According to another feature of this invention the spring is insulated from the housing and backing plate and a part of the pusher portion is engageable with the brake disk when the pad is worn to a thickness smaller than the axial dimension of the pusher portion. The brake of this invention further has means for making electrical connection with the spring. Thus, when the pad wears down to less than the axial dimension, the disk will engage and make electrical contact with the spring and ground same. The system of the instant invention can therefore use this spring also as the sensor element in the warning system for detecting pad wear.
In accordance with yet another feature of this invention, one of the housing passages is throughgoing and is counterbored to larger diameter on a side turned away from the disk. The warning means includes an electrical terminal carried on the spring in the counterbore of the one housing passage. The housing may also be provided in the housing passages with insulating sleeves axially slidably receiving the respective guide portions. In addition the brake pads are formed with radially outwardly open cutouts receiving the parts of the respective pusher portions that are engageable with the disk.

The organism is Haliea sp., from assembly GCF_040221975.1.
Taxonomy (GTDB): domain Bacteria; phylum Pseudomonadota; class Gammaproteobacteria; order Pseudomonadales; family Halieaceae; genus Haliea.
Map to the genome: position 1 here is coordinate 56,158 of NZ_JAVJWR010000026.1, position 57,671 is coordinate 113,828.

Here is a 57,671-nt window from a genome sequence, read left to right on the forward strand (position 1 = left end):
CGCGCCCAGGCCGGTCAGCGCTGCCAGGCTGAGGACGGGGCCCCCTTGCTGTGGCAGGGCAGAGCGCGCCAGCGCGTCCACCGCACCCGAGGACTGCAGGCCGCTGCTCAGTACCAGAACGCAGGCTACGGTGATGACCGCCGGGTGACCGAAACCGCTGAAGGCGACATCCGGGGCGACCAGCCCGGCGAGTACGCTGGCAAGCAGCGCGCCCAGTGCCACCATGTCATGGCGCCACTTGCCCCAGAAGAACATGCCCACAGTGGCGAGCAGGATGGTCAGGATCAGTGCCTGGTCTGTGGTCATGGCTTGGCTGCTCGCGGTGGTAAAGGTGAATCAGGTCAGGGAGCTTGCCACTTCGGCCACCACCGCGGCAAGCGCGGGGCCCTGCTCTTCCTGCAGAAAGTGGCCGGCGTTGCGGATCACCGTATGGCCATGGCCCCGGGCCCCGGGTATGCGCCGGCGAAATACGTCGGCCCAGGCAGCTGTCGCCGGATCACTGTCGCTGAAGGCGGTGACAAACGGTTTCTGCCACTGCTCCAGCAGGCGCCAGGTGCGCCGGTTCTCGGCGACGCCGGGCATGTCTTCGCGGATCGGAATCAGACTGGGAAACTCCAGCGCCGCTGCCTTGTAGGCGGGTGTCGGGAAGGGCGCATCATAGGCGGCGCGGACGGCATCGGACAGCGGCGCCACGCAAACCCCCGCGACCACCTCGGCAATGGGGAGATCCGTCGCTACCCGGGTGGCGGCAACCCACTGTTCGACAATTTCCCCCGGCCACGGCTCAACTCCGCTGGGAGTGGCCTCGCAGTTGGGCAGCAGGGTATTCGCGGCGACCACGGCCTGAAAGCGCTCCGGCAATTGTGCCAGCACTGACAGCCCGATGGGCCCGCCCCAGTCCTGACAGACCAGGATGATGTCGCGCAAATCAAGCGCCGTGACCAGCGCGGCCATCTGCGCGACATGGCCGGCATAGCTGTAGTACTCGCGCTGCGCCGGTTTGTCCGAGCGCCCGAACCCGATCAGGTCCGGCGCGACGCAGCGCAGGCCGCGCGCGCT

The spring, according to another feature of this invention, carries a contact element insulated from the housing and lying against the backing element. This contact element has a part engageable with the disk when the pad is worn down to a thickness less than the axial dimension of the element. Contact with this part of the contact element, which is normally a small plate having a hole traversed by the respective spring leg, will operate the warning device just like in the system described above.